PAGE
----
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Mexico: News & Updates

Mexico shares a 2,000-mile border with its neighbor to the north. The US has played a significant role in militarizing the nation in misguided and ineffective policies to stop the flow of drugs and immigrants.  Human rights abuses are prevalent throughout Mexico but especially in the southern, mostly indigenous states of Guerrero, Oaxaca and Chiapas.  Human rights defenders and indigenous community leaders—working to protect their ancestral lands and heritage—are targeted with threats, assaults, abductions and assassinations. Their struggles for peace and liberation are linked with those of indigenous and Afro-descendant peoples throughout the hemisphere. 

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From No More Deaths: Part 2 of the Disappeared series concluded that the culture and policies of the US Border Patrol as a law-enforcement agency both authorize and normalize acts of cruelty against border crossers. On February 3 we will be releasing Part 3 of Disappeared, called Left to Die: Border Patrol, Search & Rescue, and the Crisis of Disappearance. The report explores the discriminatory and inadequate search and rescue practices for those presumed to be undocumented in the borderlands, and the systemic interference by Border Patrol of family and community search efforts.
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MEXICO CITY (Reuters) - Mexico’s president said on Thursday that women should decide whether the country should legalize abortion, but he declined to take a position on the issue, which is still opposed by many Mexicans.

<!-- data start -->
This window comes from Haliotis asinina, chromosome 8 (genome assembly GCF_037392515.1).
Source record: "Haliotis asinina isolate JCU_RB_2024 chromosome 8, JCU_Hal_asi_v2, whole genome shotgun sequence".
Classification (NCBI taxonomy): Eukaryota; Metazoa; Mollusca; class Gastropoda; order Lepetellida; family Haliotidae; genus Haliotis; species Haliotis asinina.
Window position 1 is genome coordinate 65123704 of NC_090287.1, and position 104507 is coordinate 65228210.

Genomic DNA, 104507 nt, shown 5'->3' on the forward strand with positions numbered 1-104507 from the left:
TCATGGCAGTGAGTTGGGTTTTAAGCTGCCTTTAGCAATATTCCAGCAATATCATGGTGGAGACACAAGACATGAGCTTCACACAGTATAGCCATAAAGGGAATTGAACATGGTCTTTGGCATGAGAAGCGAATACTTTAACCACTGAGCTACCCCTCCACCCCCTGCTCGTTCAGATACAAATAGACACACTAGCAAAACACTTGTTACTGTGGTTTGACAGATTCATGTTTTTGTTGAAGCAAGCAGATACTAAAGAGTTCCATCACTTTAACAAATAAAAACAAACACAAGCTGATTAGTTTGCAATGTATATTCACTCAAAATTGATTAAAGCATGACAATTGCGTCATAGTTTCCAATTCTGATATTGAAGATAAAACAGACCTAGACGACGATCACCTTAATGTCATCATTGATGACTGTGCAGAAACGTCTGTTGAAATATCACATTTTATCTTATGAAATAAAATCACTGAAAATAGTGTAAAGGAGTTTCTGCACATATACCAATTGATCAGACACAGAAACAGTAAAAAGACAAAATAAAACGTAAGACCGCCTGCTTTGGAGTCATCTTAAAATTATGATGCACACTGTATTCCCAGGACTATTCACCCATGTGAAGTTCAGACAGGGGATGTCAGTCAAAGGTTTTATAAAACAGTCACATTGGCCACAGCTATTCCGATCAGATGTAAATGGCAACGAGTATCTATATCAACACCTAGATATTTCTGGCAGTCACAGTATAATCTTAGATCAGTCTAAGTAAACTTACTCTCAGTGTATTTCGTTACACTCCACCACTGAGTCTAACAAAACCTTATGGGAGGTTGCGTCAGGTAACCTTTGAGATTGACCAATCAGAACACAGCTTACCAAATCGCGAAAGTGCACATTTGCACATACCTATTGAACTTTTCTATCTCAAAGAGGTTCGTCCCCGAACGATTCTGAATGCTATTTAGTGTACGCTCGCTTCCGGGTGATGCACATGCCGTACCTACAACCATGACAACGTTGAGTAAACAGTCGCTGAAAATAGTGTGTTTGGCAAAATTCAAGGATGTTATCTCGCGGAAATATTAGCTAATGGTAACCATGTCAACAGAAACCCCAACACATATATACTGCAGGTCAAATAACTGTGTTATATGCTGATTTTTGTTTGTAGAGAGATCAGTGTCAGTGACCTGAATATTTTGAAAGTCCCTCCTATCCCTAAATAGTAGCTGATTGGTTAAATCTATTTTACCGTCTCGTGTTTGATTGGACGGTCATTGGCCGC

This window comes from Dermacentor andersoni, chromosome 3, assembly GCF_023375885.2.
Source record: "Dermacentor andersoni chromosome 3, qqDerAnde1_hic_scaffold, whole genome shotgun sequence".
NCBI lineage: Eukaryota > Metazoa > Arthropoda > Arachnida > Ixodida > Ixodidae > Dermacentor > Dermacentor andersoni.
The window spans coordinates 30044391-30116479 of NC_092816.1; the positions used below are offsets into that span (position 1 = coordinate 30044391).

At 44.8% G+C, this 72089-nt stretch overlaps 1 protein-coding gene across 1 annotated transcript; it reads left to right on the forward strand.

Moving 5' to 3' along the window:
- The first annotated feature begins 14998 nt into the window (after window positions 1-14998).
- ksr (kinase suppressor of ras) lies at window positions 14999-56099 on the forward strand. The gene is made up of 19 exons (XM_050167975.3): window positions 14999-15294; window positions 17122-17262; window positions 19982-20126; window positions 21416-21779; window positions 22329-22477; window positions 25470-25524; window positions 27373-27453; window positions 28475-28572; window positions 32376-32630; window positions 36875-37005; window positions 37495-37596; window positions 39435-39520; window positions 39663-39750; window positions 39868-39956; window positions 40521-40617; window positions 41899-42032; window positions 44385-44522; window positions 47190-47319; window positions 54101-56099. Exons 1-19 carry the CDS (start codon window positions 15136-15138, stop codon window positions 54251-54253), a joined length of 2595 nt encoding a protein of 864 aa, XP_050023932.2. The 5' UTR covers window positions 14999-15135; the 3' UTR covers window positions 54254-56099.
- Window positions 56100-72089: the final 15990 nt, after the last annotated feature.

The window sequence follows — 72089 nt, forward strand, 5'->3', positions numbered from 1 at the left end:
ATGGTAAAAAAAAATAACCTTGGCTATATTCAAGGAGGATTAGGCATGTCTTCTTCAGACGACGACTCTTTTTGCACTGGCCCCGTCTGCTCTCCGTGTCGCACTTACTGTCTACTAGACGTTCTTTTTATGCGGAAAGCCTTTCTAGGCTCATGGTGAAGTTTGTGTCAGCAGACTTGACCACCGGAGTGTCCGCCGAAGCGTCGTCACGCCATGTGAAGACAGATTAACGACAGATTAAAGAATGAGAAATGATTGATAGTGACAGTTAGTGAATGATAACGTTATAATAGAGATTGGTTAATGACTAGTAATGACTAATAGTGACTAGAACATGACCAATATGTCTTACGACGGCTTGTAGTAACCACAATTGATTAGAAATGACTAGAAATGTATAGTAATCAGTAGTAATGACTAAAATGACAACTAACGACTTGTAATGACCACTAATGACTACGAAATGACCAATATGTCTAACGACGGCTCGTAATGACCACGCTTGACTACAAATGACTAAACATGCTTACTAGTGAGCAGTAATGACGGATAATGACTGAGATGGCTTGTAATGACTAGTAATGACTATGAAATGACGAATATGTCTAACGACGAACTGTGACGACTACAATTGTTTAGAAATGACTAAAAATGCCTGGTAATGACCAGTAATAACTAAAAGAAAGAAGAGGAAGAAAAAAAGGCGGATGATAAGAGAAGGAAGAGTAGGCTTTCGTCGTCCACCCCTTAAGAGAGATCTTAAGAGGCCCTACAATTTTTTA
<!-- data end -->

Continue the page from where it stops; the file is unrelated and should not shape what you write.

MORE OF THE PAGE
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We continue to organize our communities in support and defense of immigrants, especially those in vulnerable situations. Connect with Immigration Working Group CLE, a collaborative of community advocates and organizations across NE Ohio. Ask about the group’s Immigrant Defense Fund, Rapid Response Team, Bond Reduction Project, volunteer needs, legislative advocacy, vigils, rallies, marches, and more. Contact iwgcle@gmail.com or see www.facebook.com/iwgCLE
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Despite having promised to demilitarize public security, during his two years in office President López Obrador (widely known as AMLO) has instead expanded the powers of the Mexican armed forces in an unprecedented manner, beyond national security tasks. The first emblematic event of what was to come for the armed forces came during AMLO’s first year in office with the creation of the Mexican National Guard. Despite being constitutionally a civilian-controlled security force, the guard is controlled by a military operational command, sources recruits primarily from the armed forces, uses military weapons and training, and has members accused of crimes taken to military prisons rather than civilian ones. As an institution, the guard holds a troubling amount of power, maintaining 44 vaguely-worded attributions that range from “crime prevention” and “interception of communications” to “the detention of migrants and inspection of their documents” and “participation in joint operations.” Placing these functions in the hands of the military, a body that does not adhere to transparency rules or even respect civil jurisdiction when a member of its ranks takes a civilian’s life, is cause for grave concern.
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Governments all over the world can and must take action right now to reduce the amount of people forcibly displaced because of climate change. According to a United Nation’s Report, we, as a global community, still have a window of opportunity to establish policies and strategies to ameliorate both the issues leading to climate migration and the issues directly caused by climate migration.

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